These Are a Few of My Favorite Things

When my rheumatoid arthritis strikes, when I’m feeling especially bad—it helps me to focus on some of my favorite things. In fact, my worse days are when I need to seek out comfort or a special treat to pick up my spirits.

It’s not a rule, but often my worst days of the year occur in winter. In general I feel stiffer and more sore. But winter has also been the time of year when I’ve had my worst RA flare ups.

One of the earliest severe flares I remember happened the winter I was 10 years old. In a short period of time I went from an active, albeit sick child with RA, to not being able to get myself out of bed and to the bathroom in the morning. Soon, I couldn’t walk at all and my parents were carrying me.

At school I used a borrowed wheelchair and friends pushed me between classrooms. As though loss of mobility wasn’t enough, I was also in a great deal of pain and remember waking in the middle of the night in my discomfort. I have a sharp memory of trying to keep my pain contained, trying not to moan or cry.

The doctor recommended a deep cortisone shot, which proved to be miraculous. He used an x-ray machine to help determine the best placing in my right hip. Although it took a little time, I relearned how to walk and recovered much of my lost abilities. But the experience made a lasting impression on the harm of a flare up and how quickly I could lose health and strength.

One of the lessons I learned is that I need to appreciate the small things and take pleasure every way I can in life. Too much of the time I could be distracted with my RA and not feeling well. It could get too easy to forget all the beautiful daily experiences or special treats I can enjoy.

So I’ve made a list of some of my favorite things. I’ll update it, add to it, but it’s great to have a place to turn when I need reminding of some of the joys in life.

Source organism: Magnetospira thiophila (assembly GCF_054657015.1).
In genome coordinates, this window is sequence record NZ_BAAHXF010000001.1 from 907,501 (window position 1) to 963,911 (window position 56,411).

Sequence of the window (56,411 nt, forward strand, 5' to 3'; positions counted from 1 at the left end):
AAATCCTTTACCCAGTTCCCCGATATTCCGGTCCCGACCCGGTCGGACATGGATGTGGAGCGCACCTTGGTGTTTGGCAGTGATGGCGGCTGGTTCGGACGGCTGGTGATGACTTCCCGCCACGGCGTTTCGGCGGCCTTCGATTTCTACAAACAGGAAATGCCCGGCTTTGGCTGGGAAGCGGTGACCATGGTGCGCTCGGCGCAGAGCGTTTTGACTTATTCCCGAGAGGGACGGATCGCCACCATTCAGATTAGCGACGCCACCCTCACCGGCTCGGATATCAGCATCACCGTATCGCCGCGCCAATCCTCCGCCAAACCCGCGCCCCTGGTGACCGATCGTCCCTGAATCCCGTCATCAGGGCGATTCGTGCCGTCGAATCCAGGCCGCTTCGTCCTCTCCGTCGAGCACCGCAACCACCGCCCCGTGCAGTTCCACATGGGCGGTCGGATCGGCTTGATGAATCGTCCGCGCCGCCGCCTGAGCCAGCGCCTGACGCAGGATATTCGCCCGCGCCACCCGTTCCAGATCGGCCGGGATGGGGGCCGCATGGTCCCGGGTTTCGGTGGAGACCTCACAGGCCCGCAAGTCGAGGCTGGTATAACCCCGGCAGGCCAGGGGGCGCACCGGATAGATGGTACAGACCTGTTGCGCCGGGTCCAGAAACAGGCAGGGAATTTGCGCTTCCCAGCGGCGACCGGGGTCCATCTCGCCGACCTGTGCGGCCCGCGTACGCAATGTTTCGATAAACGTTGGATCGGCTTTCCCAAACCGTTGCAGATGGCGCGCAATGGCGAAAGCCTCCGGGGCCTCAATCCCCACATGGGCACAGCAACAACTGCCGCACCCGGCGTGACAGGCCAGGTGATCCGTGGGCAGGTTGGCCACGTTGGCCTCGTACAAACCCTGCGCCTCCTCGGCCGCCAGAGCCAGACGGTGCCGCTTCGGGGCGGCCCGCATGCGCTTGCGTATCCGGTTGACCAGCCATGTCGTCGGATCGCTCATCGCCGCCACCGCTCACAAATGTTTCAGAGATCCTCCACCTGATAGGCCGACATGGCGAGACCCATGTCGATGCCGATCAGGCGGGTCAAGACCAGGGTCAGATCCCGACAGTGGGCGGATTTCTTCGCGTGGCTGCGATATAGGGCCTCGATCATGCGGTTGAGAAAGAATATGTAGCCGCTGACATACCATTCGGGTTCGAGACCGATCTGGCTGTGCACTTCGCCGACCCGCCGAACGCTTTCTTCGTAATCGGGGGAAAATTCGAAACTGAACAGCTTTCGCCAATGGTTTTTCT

• Café au lait—On a cold morning before I go into the office, I love stopping for my favorite coffee drink. It warms me up and gives me a little boost.
  • Chocolate—Sometimes I just need some chocolate. Maybe it’s a single piece or a huge piece of cake, but chocolate is a cure. It is sweetly delicious and a marvelous invention.
  • Getting fresh air—Going out to the park or a walk in my neighborhood is a great way to get a little perspective. I like being out in the fresh air for a bit, seeing other people and observing life outside myself.
  • Reading a good book—When I was a child I discovered that reading was an escape from my RA. When inside a good book, I forgot about my pain and could be free of physical limits. Books are still a great escape for peaking into different lives, going on adventures or learning something new.
  • My husband’s smile—It may seem simple, but I truly get a kick out of his smile and laugh. Even when I’m feeling terrible, seeing him smile will brighten my day.

This is just a sampling of from my list—I have favorite pieces of uplifting music and films, people and activities, art museums and more. But it never gets old to dwell on my favorite things and add new ideas.

What gets you through bad RA days and keeps you going? What pearls can you share for coping with RA while enjoying the beauty in life?

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